The Institute is initially focusing on three areas that we consider central to the struggle for racial justice: closing the racial achievement gap, reforming criminal justice policies, and improving prospects for people of color and foreign-born residents to enjoy the full benefits of citizenship in this country. Other issues we intend to address include racial disparities in access to quality health care, voting rights, immigration reform, housing discrimination and regional equity, and creating greater alignment between equal opportunity agendas of African Americans and Latinos.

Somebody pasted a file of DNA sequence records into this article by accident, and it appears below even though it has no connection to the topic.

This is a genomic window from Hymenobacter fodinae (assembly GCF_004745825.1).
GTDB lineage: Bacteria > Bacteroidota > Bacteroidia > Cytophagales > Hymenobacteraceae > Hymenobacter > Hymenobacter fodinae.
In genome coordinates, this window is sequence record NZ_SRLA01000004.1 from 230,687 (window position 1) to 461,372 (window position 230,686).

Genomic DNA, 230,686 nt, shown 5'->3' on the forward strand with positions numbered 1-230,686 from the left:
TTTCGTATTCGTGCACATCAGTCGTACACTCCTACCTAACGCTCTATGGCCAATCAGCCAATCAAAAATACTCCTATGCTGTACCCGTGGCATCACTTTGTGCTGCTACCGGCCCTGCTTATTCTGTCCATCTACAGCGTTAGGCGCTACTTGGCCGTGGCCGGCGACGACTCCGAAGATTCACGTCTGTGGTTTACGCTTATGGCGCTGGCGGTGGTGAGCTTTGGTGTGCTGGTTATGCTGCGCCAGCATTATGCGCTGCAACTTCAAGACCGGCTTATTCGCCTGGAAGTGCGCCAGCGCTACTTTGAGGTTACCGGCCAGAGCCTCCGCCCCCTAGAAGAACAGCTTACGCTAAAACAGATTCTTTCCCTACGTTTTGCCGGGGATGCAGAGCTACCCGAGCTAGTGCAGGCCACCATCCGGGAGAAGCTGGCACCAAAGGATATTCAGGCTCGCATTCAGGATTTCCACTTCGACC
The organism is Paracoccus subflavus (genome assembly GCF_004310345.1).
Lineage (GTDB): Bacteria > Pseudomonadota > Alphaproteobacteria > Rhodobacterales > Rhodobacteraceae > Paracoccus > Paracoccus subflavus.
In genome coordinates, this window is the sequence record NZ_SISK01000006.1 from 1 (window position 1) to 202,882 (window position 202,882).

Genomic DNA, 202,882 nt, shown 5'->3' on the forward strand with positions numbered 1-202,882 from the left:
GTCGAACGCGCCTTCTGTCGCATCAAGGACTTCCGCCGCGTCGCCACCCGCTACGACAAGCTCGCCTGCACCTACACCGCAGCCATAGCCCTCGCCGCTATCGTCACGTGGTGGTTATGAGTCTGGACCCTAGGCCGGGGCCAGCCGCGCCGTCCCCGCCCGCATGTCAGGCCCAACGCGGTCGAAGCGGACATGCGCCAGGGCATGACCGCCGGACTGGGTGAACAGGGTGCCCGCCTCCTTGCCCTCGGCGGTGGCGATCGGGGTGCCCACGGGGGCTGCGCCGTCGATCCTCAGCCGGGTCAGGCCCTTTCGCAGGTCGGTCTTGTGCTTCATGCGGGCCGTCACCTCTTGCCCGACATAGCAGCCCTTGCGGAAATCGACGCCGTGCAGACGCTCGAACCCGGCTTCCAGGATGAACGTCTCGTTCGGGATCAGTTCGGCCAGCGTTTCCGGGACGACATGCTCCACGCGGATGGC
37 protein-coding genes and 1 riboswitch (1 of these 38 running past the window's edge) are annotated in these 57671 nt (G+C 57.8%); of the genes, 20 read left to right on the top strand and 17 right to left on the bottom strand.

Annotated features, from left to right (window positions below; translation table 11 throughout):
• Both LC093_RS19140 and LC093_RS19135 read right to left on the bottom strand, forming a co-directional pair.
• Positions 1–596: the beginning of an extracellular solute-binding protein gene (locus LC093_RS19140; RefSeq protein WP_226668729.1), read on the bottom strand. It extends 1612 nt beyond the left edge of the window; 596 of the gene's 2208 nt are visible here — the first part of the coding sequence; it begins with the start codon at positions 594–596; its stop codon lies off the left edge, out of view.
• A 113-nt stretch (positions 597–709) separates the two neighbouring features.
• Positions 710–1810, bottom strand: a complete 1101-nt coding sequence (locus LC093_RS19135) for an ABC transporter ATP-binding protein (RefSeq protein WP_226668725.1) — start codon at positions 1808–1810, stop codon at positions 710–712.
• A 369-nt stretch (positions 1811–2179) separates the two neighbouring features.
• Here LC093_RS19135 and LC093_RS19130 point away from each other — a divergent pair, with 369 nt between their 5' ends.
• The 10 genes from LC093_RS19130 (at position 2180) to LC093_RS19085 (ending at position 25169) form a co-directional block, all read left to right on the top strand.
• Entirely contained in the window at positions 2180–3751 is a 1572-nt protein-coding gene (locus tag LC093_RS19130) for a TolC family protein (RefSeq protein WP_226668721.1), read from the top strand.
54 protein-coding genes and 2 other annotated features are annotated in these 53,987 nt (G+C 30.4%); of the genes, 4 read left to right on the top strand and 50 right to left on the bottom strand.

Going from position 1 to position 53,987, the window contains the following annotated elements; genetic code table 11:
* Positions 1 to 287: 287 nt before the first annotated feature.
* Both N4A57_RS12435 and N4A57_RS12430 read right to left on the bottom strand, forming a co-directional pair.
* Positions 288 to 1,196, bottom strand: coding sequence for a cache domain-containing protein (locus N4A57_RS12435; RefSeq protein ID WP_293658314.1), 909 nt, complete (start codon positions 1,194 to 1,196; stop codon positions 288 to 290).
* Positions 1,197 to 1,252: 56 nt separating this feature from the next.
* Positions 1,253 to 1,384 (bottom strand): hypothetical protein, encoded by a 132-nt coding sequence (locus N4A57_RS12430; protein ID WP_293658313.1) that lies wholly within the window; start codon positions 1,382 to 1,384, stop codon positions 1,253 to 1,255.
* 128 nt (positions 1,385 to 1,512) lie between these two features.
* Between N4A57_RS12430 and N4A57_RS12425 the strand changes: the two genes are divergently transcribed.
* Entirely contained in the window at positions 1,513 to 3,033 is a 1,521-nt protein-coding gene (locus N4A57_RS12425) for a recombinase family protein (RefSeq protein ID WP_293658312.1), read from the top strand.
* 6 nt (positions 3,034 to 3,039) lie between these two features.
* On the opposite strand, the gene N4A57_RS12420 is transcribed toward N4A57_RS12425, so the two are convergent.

The Houston Institute and Professor Ogletree enjoy the enthusiastic support of Dean Martha Minow of Harvard Law School and key leadership within Harvard University. However, like all institutes affiliated with Harvard, it is responsible for raising independently the funds necessary for its operations and success.
The seminar is now available on Youtube! Here is part 1; you can watch the remaining parts on youtube. It can also be downloaded from the Blogroll on the right.
Tuesday, November 29th, 2005